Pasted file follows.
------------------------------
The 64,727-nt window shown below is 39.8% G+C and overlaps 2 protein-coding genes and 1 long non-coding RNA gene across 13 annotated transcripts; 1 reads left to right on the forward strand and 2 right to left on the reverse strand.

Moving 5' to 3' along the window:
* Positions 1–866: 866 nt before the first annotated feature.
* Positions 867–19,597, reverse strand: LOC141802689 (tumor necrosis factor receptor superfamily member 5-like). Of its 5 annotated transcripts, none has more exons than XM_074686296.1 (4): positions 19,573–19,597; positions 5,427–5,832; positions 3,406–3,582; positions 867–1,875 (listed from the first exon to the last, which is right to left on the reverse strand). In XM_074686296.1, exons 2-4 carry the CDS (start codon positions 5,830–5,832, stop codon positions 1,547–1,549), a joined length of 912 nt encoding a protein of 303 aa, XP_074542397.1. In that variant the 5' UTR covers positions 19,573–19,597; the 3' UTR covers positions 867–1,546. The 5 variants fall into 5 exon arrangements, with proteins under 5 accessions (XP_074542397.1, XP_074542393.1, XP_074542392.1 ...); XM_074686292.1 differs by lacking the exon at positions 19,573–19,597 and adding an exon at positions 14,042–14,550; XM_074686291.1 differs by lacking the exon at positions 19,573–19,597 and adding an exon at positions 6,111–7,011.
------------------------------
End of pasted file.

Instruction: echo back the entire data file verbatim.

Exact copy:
The 64,727-nt window shown below is 39.8% G+C and overlaps 2 protein-coding genes and 1 long non-coding RNA gene across 13 annotated transcripts; 1 reads left to right on the forward strand and 2 right to left on the reverse strand.

Moving 5' to 3' along the window:
* Positions 1–866: 866 nt before the first annotated feature.
* Positions 867–19,597, reverse strand: LOC141802689 (tumor necrosis factor receptor superfamily member 5-like). Of its 5 annotated transcripts, none has more exons than XM_074686296.1 (4): positions 19,573–19,597; positions 5,427–5,832; positions 3,406–3,582; positions 867–1,875 (listed from the first exon to the last, which is right to left on the reverse strand). In XM_074686296.1, exons 2-4 carry the CDS (start codon positions 5,830–5,832, stop codon positions 1,547–1,549), a joined length of 912 nt encoding a protein of 303 aa, XP_074542397.1. In that variant the 5' UTR covers positions 19,573–19,597; the 3' UTR covers positions 867–1,546. The 5 variants fall into 5 exon arrangements, with proteins under 5 accessions (XP_074542397.1, XP_074542393.1, XP_074542392.1 ...); XM_074686292.1 differs by lacking the exon at positions 19,573–19,597 and adding an exon at positions 14,042–14,550; XM_074686291.1 differs by lacking the exon at positions 19,573–19,597 and adding an exon at positions 6,111–7,011.